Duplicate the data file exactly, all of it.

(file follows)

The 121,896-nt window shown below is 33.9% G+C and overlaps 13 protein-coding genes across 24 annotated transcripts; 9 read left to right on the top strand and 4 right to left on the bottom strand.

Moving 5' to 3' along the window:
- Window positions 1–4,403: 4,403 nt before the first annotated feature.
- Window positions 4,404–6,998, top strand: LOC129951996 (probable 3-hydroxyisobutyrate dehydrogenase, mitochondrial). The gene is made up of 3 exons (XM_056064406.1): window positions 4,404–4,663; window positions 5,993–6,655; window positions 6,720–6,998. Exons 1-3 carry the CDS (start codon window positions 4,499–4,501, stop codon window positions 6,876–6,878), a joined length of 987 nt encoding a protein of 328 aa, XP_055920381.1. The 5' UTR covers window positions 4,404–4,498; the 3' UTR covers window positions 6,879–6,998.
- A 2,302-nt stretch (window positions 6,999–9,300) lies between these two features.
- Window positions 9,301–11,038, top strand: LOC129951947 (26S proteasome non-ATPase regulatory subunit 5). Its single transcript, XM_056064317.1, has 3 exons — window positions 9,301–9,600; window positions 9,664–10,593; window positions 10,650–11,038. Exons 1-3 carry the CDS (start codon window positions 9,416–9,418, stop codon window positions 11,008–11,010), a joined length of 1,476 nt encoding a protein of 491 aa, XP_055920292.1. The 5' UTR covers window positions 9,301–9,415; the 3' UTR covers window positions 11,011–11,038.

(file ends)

The 121,896-nt window shown below is 33.9% G+C and overlaps 13 protein-coding genes across 24 annotated transcripts; 9 read left to right on the top strand and 4 right to left on the bottom strand.

Moving 5' to 3' along the window:
- Window positions 1–4,403: 4,403 nt before the first annotated feature.
- Window positions 4,404–6,998, top strand: LOC129951996 (probable 3-hydroxyisobutyrate dehydrogenase, mitochondrial). The gene is made up of 3 exons (XM_056064406.1): window positions 4,404–4,663; window positions 5,993–6,655; window positions 6,720–6,998. Exons 1-3 carry the CDS (start codon window positions 4,499–4,501, stop codon window positions 6,876–6,878), a joined length of 987 nt encoding a protein of 328 aa, XP_055920381.1. The 5' UTR covers window positions 4,404–4,498; the 3' UTR covers window positions 6,879–6,998.
- A 2,302-nt stretch (window positions 6,999–9,300) lies between these two features.
- Window positions 9,301–11,038, top strand: LOC129951947 (26S proteasome non-ATPase regulatory subunit 5). Its single transcript, XM_056064317.1, has 3 exons — window positions 9,301–9,600; window positions 9,664–10,593; window positions 10,650–11,038. Exons 1-3 carry the CDS (start codon window positions 9,416–9,418, stop codon window positions 11,008–11,010), a joined length of 1,476 nt encoding a protein of 491 aa, XP_055920292.1. The 5' UTR covers window positions 9,301–9,415; the 3' UTR covers window positions 11,011–11,038.